When Does Morning Sickness Start?

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At the beginning of your pregnancy, you’ll have many questions for your doctor, your friends with kids, and Google. Morning sickness is probably on your list too. Dr. Karla Maguire, obstetrics and gynecology expert at the University of Miami Health System, is here with straight forward answers — and nausea remedies — to put your mind at ease.

Morning sickness (the experience of nausea or vomiting associated with the early stages of pregnancy) can hit you at any time of day. Still it typically starts around the sixth week of pregnancy. To determine your date of conception, begin counting from the day your last menstrual period started. Then confirm the date with an ultrasound at your OBGYN’s office.

Morning sickness doesn’t begin earlier than six weeks, says Dr. Maguire, because pregnancy hormones usually aren’t high enough at that stage. While it can be distressing and bothersome, morning sickness isn’t bad for your body nor dangerous for your baby. “It can actually be a reassuring sign that your pregnancy hormones are still elevated,” Dr. Maguire says. “But if you don’t experience morning sickness at all, it doesn’t mean there’s anything wrong with your pregnancy.”

How do I reduce nausea during pregnancy?

If morning sickness is affecting your quality of life, “there’s no need to suffer,” she says. “There are a lot of safe prescription medications you can try for morning sickness, and you can speak to your physician about them.”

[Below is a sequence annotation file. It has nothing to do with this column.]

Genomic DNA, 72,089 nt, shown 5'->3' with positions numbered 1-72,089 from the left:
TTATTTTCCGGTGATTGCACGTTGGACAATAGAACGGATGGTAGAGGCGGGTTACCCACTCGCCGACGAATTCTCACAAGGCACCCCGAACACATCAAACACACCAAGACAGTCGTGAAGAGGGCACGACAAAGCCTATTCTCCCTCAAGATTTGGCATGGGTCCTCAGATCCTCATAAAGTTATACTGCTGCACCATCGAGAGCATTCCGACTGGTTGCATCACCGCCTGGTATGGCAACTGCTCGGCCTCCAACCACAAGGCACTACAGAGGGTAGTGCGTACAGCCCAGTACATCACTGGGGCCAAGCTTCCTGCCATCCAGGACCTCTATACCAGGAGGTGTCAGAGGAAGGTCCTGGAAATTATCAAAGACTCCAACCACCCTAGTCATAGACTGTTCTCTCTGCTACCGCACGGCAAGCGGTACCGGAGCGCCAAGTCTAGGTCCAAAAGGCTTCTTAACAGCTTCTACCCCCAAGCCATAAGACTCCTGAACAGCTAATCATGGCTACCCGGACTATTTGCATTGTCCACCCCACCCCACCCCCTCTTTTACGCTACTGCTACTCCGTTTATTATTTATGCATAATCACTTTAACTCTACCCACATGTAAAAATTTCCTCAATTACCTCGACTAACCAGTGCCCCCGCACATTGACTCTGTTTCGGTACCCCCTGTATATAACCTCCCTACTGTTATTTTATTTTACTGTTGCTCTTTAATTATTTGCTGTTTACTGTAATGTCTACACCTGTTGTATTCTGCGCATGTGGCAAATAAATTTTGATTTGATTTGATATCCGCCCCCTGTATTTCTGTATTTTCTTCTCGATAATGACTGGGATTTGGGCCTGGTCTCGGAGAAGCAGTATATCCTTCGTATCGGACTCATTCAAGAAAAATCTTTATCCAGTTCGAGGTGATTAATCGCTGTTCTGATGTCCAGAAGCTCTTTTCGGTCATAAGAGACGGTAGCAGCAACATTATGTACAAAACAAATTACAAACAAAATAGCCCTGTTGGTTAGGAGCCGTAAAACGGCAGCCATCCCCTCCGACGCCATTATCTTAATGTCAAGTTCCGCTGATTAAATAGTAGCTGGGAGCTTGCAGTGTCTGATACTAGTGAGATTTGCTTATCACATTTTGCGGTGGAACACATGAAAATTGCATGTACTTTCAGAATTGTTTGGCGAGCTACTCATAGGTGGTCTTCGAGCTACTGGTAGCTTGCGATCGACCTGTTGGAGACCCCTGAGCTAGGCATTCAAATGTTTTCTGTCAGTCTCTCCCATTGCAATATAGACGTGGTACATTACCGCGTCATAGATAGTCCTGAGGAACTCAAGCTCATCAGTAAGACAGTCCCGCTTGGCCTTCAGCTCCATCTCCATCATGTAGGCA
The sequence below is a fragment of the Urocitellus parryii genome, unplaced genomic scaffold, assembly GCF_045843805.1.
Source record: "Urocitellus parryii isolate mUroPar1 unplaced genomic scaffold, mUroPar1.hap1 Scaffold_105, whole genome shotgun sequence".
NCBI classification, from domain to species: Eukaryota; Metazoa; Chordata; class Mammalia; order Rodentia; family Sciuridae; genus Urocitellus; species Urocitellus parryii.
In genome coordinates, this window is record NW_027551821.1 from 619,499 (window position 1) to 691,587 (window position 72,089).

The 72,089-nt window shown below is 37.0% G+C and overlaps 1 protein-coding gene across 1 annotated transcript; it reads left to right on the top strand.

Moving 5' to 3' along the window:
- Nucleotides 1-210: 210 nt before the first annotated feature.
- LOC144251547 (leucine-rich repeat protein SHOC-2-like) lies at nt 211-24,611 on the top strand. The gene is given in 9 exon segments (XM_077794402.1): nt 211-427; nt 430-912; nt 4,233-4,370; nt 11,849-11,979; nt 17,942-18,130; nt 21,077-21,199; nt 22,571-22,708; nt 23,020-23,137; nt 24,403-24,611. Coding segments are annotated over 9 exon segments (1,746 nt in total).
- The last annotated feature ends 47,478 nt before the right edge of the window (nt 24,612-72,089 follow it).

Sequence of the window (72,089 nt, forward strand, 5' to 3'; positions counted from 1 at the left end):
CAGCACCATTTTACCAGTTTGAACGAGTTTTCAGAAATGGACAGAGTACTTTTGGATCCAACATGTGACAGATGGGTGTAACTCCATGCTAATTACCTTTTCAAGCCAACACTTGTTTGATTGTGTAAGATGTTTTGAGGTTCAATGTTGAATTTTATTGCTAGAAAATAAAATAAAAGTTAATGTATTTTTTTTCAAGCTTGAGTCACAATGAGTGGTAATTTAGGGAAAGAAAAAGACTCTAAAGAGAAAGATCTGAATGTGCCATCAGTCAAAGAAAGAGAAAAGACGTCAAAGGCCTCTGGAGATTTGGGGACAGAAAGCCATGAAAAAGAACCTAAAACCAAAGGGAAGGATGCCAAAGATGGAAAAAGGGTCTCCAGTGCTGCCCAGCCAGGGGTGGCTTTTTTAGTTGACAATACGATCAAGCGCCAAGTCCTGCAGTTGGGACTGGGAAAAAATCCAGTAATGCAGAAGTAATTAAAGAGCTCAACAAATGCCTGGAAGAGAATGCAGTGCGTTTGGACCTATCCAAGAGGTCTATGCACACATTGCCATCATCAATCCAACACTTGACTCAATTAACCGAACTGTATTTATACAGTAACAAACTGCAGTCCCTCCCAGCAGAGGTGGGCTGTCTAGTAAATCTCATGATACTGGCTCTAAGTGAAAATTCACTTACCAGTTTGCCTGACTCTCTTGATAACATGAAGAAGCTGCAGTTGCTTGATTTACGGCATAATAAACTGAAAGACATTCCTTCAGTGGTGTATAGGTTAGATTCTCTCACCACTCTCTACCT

You can also try these drug-free remedies:

  • Eat ginger.
  • Wear wrist bands designed to apply gentle pressure.
  • Eat small meals often.
  • Get plenty of rest.
  • Drink a before or after a meal, but not with meals.
  • Drink small amounts of fluids during the day.
  • Eat soda crackers 15 minutes before getting up in the morning.
  • Eat whenever you feel like you can stomach it.
  • Avoid cooking your own food.
  • Get fresh air or rest near a fan.
  • Avoid warm places.
  • Sniff lemons or ginger.
  • Drink lemonade or eat watermelon.
  • Eat salty potato chips.
  • Engage in light to moderate exercise.
  • Avoid skipping meals.
  • Don’t eat spicy food.

“Talk to your doctor,” says Dr. Maguire. “We have ways to help.”

Keep in mind that morning sickness generally lasts through 12 to 13 weeks of pregnancy. Then, women say they tend to feel much better.

 


Dana Kantrowitz is a contributing writer for UMiami Health News.


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